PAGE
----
INDIANAPOLIS -- Five children, all under the age of 10, were left inside a hot car Saturday afternoon on Indianapolis' east side.
Officers with the Indianapolis Metropolitan Police Department were called to the 10600 block of E. Washington Street just before noon. When they arrived, they found five children had been left inside a 2007 Chevy Impala, according to a police report.
The five children are ages 2, 4, 6, 7, and 9.
No arrests were made, the report states. No further information is available about the incident.
On average, 37 children die each year from vehicle heat stroke, according to KidsandCars.org. When left in the sun, your car gets hot quickly, with 80 percent of the temperature increase happening in the first 10 minutes.
A 3-year-old girl in Anderson, Indiana died this month after being left in a hot vehicle.
What should you do if you see a child in a hot car? According to Indiana law, you would be immune from civil liability if you break into a car to rescue a child under a few circumstances:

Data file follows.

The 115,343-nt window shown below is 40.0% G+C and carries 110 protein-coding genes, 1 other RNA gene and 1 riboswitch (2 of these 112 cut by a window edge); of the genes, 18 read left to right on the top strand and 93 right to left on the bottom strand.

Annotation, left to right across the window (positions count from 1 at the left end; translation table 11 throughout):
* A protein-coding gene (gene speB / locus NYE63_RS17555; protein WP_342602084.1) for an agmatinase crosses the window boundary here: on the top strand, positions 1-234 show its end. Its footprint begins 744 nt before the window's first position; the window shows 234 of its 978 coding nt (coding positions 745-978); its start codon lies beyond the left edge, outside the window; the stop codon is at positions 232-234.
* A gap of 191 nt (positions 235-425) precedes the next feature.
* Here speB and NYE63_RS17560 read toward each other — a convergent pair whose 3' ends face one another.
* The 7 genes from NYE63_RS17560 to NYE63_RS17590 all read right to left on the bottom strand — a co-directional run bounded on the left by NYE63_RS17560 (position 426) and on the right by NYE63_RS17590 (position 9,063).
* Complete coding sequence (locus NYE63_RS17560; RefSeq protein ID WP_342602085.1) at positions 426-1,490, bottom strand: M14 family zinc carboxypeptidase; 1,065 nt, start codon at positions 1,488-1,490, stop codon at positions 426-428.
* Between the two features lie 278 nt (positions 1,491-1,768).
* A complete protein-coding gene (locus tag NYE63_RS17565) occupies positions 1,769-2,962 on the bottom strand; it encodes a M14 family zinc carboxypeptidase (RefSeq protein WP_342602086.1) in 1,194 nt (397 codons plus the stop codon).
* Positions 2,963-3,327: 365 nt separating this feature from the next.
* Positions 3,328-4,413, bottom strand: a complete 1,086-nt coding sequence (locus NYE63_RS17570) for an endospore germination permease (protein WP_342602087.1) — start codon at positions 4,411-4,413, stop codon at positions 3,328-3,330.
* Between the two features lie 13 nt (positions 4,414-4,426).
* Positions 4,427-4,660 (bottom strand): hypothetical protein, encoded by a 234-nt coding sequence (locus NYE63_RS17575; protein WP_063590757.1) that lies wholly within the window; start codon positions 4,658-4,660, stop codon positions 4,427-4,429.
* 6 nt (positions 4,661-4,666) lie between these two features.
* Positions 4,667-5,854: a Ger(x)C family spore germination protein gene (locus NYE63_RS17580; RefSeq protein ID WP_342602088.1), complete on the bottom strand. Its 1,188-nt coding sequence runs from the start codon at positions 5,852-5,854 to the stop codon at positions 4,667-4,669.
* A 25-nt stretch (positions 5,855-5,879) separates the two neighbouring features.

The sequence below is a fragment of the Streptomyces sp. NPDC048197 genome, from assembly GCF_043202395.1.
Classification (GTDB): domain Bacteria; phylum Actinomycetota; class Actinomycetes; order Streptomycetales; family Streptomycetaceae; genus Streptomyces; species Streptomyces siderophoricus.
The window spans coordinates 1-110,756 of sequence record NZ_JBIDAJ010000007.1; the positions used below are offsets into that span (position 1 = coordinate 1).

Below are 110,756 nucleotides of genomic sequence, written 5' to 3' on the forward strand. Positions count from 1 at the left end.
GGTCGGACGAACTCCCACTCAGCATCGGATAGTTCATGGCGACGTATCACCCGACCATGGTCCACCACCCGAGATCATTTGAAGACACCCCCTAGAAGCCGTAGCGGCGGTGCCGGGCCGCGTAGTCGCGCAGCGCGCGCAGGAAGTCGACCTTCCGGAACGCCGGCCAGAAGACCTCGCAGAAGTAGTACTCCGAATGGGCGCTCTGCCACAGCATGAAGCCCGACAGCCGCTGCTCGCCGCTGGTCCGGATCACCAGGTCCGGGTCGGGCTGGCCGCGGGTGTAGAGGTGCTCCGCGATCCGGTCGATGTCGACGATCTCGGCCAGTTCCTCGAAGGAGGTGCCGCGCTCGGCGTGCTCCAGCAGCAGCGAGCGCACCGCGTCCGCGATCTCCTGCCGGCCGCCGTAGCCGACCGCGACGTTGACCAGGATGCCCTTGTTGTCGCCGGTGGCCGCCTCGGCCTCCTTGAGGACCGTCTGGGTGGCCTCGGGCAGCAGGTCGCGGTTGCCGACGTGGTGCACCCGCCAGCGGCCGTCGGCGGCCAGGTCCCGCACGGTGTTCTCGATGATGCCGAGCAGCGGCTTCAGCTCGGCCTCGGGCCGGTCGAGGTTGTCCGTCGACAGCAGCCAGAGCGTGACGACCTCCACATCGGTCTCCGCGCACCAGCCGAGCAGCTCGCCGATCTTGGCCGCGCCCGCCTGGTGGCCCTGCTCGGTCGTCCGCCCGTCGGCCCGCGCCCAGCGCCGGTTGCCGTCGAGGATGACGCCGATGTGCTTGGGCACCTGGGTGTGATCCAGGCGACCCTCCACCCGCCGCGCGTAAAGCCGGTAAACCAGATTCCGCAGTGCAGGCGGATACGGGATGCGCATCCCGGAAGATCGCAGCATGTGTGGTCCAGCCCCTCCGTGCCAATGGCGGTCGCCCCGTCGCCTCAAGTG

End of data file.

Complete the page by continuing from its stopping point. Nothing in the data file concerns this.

- The vehicle must be locked or there is no other way to get the child than to break in
- You must have a "good faith belief" that breaking into the vehicle is necessary and the child is in danger of being harmed if you don't
- You have to call emergency services before you break in, if possible. If that isn't possible, you have to call immediately after
- You can't use "more force than necessary" to break into the vehicle
- You have to stay with the child until a law enforcement officer arrives
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